The Caretakers – once a devoted and active group whose primary mission is to keep alive the grace of the old world – have been slowly dying out, age and accident claiming them faster than they can replenish their ranks. Their generational knowledge is vanishing with them… and as they die, the standards of the hotel itself have been slipping away, and fewer people come every year. The Caretakers are taking matters into their own hands now, luring guests they deem “unhappy” back to the hotel. Why do they persist?
Behind the scenes
|“||This led me to consider a fungus greenhouse, decorative fungus in the hotel, and a bunch of fungus-related content (ironic, since I hate mushrooms), but, as with the idea of the dimensional rift, I realized that it wasn't the right direction to take this level. It took away agency from the Caretakers, and made their actions the fault of an exterior force. Worse, as we plotted out the flow of the fungus quests, it just wasn't fun. Back to the drawing board! We kept some of the ideas that we liked, while reworking others. This is all part and parcel of the review process.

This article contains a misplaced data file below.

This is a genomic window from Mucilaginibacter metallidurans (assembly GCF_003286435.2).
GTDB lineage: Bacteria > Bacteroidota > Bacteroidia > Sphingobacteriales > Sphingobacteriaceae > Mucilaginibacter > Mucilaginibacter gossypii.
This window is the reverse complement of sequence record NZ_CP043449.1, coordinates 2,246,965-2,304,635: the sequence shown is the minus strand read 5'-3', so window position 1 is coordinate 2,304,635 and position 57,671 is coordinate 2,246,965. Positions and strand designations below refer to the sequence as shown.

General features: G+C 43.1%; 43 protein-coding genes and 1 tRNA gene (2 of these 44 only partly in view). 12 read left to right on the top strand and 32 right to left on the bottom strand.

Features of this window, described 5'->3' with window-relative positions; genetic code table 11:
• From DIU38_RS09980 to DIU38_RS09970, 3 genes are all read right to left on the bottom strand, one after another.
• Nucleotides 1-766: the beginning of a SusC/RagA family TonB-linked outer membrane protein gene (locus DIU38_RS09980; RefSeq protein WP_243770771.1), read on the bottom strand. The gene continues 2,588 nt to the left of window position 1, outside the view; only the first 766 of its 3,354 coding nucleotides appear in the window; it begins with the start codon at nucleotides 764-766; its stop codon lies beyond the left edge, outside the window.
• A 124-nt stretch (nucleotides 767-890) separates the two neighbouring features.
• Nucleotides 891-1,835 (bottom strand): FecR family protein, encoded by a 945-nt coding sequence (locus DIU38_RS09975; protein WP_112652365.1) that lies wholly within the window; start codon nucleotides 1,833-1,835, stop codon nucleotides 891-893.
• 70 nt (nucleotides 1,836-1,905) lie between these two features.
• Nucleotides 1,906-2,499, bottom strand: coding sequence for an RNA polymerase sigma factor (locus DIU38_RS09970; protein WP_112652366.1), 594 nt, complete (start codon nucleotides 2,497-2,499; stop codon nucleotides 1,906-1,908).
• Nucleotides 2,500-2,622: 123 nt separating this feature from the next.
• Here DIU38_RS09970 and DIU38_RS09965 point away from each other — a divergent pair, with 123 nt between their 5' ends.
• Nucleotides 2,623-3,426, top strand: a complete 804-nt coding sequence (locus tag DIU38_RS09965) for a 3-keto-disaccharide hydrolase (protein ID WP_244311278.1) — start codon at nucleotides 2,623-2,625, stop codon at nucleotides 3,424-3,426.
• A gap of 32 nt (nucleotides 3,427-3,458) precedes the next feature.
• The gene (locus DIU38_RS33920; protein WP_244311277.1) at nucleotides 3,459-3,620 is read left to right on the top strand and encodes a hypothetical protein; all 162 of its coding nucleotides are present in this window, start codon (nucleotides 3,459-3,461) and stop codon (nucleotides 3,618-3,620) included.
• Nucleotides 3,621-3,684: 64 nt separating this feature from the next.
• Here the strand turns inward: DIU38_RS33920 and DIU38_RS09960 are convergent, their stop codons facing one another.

So now the hotel's caretakers are straight-up murderers. But why? Why would the custodians of a pre-war hotel decide that they had to kill their guests? I had to dig still deeper into caretaker psychology to help understand their motivations, and to keep them from becoming simple Bad Guys Who Should be Killed.
They have, over the years, altered their philosophy. They have built the idea of the Everest into something more than an old building. They believe they must fill its halls with spirits to protect it - and that it, in turn, will protect those spirits from the frozen wastes outside.
They’re offended by the accusations that they’re killing people. They use euphemisms (like funeral directors), and do not want to say the actual words, like “murder”, “desecration”, “corpses”, or “victims.”
|~ Colin McComb